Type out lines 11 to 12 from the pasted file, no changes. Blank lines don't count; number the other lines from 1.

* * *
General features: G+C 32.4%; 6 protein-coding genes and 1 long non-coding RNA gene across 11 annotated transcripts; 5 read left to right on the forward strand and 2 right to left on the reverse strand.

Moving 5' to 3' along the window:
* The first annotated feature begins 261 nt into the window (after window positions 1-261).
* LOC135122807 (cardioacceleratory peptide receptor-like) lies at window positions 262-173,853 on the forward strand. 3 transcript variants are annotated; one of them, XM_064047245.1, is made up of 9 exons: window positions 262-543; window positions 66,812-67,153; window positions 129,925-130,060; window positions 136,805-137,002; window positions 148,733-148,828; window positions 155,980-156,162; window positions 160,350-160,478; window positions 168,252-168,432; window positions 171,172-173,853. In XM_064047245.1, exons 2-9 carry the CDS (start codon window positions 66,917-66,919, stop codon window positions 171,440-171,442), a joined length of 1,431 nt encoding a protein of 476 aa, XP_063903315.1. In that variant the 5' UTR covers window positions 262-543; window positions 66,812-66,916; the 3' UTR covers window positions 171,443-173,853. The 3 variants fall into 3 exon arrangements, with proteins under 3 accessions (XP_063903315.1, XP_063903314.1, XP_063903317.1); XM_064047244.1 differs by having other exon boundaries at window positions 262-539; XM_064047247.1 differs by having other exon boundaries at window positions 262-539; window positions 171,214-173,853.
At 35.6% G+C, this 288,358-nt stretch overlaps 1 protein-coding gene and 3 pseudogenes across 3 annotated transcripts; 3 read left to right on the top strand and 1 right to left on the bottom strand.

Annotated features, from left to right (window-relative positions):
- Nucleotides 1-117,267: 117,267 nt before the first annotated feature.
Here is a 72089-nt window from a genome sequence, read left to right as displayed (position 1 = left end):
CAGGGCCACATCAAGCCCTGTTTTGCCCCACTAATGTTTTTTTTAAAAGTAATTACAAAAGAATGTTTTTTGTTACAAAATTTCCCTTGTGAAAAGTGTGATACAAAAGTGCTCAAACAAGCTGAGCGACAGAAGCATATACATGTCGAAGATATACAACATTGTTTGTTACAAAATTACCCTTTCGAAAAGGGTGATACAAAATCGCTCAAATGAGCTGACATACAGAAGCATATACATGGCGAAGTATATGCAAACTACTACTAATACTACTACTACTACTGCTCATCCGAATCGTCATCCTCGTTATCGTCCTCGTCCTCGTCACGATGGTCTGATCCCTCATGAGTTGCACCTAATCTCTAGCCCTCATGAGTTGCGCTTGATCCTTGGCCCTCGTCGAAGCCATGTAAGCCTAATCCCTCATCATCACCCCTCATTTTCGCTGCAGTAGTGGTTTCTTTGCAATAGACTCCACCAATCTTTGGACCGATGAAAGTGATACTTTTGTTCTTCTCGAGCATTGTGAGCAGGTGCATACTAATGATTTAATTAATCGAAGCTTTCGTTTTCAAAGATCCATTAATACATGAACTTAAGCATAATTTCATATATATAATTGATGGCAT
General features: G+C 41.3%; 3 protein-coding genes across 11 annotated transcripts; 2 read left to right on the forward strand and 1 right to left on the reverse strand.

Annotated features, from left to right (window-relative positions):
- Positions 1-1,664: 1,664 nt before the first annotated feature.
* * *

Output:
Annotated features, from left to right (window-relative positions):
- Positions 1-1,664: 1,664 nt before the first annotated feature.